One of the goals of Qatari Sheikh Fahad Al-Thani and his brothers in sponsoring Champions Day is to persuade students that racing is the best sport to follow or work in

Newmarket (United Kingdom) (AFP) - Sheikh Fahad Al-Thani, the driving force behind British Champions Day at Ascot, was a student when he fell in love with racing and it is students who he and his brothers see as the future lifeblood of the sport, Qatar Racing’s manager David Redvers told AFP.

Around 26,000 spectators – including 600 students who pay 15 pounds ($17) – are expected to attend Champions Day on Saturday with the headline attraction Baaeed bidding to end his career unbeaten with an 11th win in 11 races.

That is a far cry from the 32,000 who were on parade when another super horse Frankel bowed out in 2012 with his 14th win in 14 races.

The number of students is well down on the 3,000 that attended in the past and whilst the straight-talking Redvers praises the work done by Great British Racing – racing’s official marketing and promotional body – he admits “more could be done” to boost the figures.

The crowd will be more than attended Europe’s most prestigious race the Prix de l’Arc de Triomphe earlier this month – estimated at between 22,000 to 25,000 – which Redvers says is “fantastic”.

“It is still not good enough,” he told AFP at the yearling sales in Newmarket.

“We have to continue to innovate as much as we can.

“The most compelling argument going is there is nowhere else you see so many high class horses.

“We have to get the message out there a bit better, there is more we can do and I am slightly frustrated we have not done more.”

- ‘Traumatic time’ -

Persuading students that going racing or getting involved in it seems ever more pressing with racing attendances taking a hit – figures were 27 percent down in August compared to last year.

Redvers says it is a “core belief” for Sheikh Fahad and his brothers why their Qatar Investment and Project Development Holding Company (QIPCO) have backed Champions Day since the inaugural meeting in 2011.

“Sheikh Fahad was a student in London and when he turned on the television and watched racing he got hooked, thank God for us,” said Redvers.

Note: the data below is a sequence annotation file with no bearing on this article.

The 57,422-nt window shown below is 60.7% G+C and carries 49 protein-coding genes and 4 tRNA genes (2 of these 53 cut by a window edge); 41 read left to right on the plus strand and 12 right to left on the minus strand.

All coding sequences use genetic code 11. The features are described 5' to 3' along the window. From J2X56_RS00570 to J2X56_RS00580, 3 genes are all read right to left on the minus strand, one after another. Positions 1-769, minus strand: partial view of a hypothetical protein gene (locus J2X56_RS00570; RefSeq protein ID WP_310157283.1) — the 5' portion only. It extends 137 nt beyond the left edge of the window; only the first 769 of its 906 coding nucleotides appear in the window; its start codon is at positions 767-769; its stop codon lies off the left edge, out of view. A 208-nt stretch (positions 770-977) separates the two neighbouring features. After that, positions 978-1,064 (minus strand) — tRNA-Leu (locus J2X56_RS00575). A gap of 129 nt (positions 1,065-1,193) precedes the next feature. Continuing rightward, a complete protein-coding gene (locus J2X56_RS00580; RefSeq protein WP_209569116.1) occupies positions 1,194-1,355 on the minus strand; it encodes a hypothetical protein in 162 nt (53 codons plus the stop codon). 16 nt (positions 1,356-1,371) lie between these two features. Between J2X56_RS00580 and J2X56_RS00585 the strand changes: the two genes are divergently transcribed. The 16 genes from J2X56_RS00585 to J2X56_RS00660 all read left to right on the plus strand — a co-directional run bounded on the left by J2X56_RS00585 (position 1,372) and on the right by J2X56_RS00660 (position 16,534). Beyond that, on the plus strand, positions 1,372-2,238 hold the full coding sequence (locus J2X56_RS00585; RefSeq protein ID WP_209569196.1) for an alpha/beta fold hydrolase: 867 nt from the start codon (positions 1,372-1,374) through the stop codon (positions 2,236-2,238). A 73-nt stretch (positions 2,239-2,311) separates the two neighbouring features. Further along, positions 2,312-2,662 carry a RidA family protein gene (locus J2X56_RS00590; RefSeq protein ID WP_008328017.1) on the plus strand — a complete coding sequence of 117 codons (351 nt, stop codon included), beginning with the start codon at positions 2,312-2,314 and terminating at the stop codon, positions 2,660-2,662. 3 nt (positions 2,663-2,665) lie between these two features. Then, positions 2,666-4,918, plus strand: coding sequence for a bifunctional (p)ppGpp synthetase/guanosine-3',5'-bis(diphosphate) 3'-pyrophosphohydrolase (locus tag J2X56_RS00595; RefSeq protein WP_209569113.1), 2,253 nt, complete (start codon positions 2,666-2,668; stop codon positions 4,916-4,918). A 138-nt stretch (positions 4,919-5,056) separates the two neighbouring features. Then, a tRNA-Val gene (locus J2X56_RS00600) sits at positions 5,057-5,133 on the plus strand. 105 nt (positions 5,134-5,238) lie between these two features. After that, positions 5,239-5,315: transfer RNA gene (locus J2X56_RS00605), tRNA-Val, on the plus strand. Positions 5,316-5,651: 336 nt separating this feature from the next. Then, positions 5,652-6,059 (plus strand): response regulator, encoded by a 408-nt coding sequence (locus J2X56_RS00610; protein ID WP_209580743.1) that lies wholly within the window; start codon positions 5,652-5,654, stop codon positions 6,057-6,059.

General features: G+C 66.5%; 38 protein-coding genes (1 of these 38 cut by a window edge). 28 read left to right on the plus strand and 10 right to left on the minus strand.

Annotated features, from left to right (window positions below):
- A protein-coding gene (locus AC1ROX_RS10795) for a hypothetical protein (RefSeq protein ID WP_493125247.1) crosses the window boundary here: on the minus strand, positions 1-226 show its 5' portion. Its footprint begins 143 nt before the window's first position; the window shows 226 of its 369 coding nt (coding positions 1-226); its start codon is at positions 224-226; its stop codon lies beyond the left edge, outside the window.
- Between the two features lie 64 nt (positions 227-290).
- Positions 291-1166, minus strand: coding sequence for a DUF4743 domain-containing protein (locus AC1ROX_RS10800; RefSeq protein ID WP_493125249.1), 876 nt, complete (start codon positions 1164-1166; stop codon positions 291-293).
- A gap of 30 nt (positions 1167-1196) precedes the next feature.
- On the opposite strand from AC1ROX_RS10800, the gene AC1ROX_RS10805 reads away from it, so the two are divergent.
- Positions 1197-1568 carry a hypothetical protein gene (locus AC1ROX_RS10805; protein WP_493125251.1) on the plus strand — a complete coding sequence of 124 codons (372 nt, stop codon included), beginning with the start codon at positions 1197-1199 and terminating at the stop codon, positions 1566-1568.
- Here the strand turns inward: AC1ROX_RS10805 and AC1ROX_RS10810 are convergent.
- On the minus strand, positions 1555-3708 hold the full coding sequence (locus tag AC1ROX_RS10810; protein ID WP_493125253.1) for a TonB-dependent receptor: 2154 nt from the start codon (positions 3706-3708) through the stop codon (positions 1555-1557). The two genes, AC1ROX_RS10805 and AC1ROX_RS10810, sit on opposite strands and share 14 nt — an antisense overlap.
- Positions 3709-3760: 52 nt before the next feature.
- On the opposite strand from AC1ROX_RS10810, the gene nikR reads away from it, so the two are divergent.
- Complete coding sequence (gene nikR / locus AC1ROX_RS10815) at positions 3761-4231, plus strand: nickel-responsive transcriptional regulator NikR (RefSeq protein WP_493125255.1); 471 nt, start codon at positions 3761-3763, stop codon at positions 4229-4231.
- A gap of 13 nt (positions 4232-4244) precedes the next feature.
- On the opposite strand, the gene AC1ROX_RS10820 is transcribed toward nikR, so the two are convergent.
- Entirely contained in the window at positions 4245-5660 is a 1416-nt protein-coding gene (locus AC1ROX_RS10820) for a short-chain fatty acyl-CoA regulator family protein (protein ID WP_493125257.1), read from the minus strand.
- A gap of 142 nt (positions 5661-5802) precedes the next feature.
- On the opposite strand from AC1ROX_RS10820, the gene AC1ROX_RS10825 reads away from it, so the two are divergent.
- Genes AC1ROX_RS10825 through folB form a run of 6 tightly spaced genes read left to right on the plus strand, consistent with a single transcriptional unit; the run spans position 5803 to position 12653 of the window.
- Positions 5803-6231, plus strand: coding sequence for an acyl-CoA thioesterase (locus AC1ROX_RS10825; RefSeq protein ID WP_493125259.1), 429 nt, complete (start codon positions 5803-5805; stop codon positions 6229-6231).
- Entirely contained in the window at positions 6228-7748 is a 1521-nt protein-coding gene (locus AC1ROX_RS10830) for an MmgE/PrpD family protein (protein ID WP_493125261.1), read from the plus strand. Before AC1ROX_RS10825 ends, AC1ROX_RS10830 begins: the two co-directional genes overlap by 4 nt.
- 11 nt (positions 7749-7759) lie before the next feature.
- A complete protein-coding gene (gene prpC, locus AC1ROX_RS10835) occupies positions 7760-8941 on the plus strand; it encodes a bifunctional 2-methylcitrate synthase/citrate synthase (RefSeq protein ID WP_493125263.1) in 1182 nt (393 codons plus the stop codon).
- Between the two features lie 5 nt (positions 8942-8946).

“He loved the banter, loved the history and unpicking the puzzles.

“When we are students that is the time when people’s minds are most fertile and open to concepts and ideas.

“So it’s our responsibility to sow the seed and attract those who are not already involved due to a family connection.

“Attracting the young seems so blinkingly obvious and why we should be targeting them.”

Sheikh Fahad went from being a student to sitting beside the late Queen Elizabeth II with as he told AFP her telling him he was “allowed to scream” his star Roaring Lion home to win the race named in her honour on Champions Day in 2018.

Redvers admits he could be loosely termed a student – his sole interest appropriately for one whose father was an artist was History of Art – when he fell in love with it working on a stud farm in Australia.

But for those students that do fall in love with horse racing, Redvers serves as a salutary reminder it is also a school of hard knocks.

In his early 20’s he got into serious financial difficulty when he was unable to sell shares in horses he had bought.

He even resorted to one day sitting outside his home cradling a shotgun and debating whether to blow off one of his fingers which carried a 10,000 pound insurance policy if he lost a digit in an accident.

He decided against it when he realised that pay out would be a mere drop in the ocean.

“Happily there are some incredibly kind people in this industry who helped me look forwards after that traumatic time.

“My journey when I think about it is amazing but when you go into that sales ring and look at the people doing really well most of us are risk takers.

“There are degrees of skill in choosing a champion but there is a greater degree of luck.

“Do I feel comfortable? No, because there are always people snapping at your heels but I am incredibly lucky to be doing what I love.”